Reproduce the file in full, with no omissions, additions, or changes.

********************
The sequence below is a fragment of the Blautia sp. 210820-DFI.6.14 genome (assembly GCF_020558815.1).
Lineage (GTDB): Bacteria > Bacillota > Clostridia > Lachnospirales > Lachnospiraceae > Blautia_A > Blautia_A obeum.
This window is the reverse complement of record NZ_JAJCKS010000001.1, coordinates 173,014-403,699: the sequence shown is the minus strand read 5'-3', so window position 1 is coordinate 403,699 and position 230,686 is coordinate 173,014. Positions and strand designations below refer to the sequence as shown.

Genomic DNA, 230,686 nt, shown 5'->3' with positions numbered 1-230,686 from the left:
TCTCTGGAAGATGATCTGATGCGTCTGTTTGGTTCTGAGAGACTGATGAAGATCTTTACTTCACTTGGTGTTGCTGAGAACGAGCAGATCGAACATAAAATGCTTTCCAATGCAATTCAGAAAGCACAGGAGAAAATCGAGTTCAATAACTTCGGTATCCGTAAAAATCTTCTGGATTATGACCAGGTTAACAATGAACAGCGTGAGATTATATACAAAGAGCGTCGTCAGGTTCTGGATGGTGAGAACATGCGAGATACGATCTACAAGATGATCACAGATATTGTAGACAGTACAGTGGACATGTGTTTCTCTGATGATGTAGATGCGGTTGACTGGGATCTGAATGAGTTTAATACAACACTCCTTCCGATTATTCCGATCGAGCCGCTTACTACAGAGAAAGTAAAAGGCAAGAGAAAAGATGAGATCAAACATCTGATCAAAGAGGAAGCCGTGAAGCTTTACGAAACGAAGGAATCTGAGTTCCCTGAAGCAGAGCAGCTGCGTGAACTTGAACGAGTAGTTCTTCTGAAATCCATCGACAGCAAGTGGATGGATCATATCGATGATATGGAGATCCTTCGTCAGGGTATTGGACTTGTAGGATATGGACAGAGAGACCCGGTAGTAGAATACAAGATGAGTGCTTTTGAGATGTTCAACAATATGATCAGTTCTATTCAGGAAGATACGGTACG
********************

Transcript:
The sequence below is a fragment of the Blautia sp. 210820-DFI.6.14 genome (assembly GCF_020558815.1).
Lineage (GTDB): Bacteria > Bacillota > Clostridia > Lachnospirales > Lachnospiraceae > Blautia_A > Blautia_A obeum.
This window is the reverse complement of record NZ_JAJCKS010000001.1, coordinates 173,014-403,699: the sequence shown is the minus strand read 5'-3', so window position 1 is coordinate 403,699 and position 230,686 is coordinate 173,014. Positions and strand designations below refer to the sequence as shown.

Genomic DNA, 230,686 nt, shown 5'->3' with positions numbered 1-230,686 from the left:
TCTCTGGAAGATGATCTGATGCGTCTGTTTGGTTCTGAGAGACTGATGAAGATCTTTACTTCACTTGGTGTTGCTGAGAACGAGCAGATCGAACATAAAATGCTTTCCAATGCAATTCAGAAAGCACAGGAGAAAATCGAGTTCAATAACTTCGGTATCCGTAAAAATCTTCTGGATTATGACCAGGTTAACAATGAACAGCGTGAGATTATATACAAAGAGCGTCGTCAGGTTCTGGATGGTGAGAACATGCGAGATACGATCTACAAGATGATCACAGATATTGTAGACAGTACAGTGGACATGTGTTTCTCTGATGATGTAGATGCGGTTGACTGGGATCTGAATGAGTTTAATACAACACTCCTTCCGATTATTCCGATCGAGCCGCTTACTACAGAGAAAGTAAAAGGCAAGAGAAAAGATGAGATCAAACATCTGATCAAAGAGGAAGCCGTGAAGCTTTACGAAACGAAGGAATCTGAGTTCCCTGAAGCAGAGCAGCTGCGTGAACTTGAACGAGTAGTTCTTCTGAAATCCATCGACAGCAAGTGGATGGATCATATCGATGATATGGAGATCCTTCGTCAGGGTATTGGACTTGTAGGATATGGACAGAGAGACCCGGTAGTAGAATACAAGATGAGTGCTTTTGAGATGTTCAACAATATGATCAGTTCTATTCAGGAAGATACGGTACG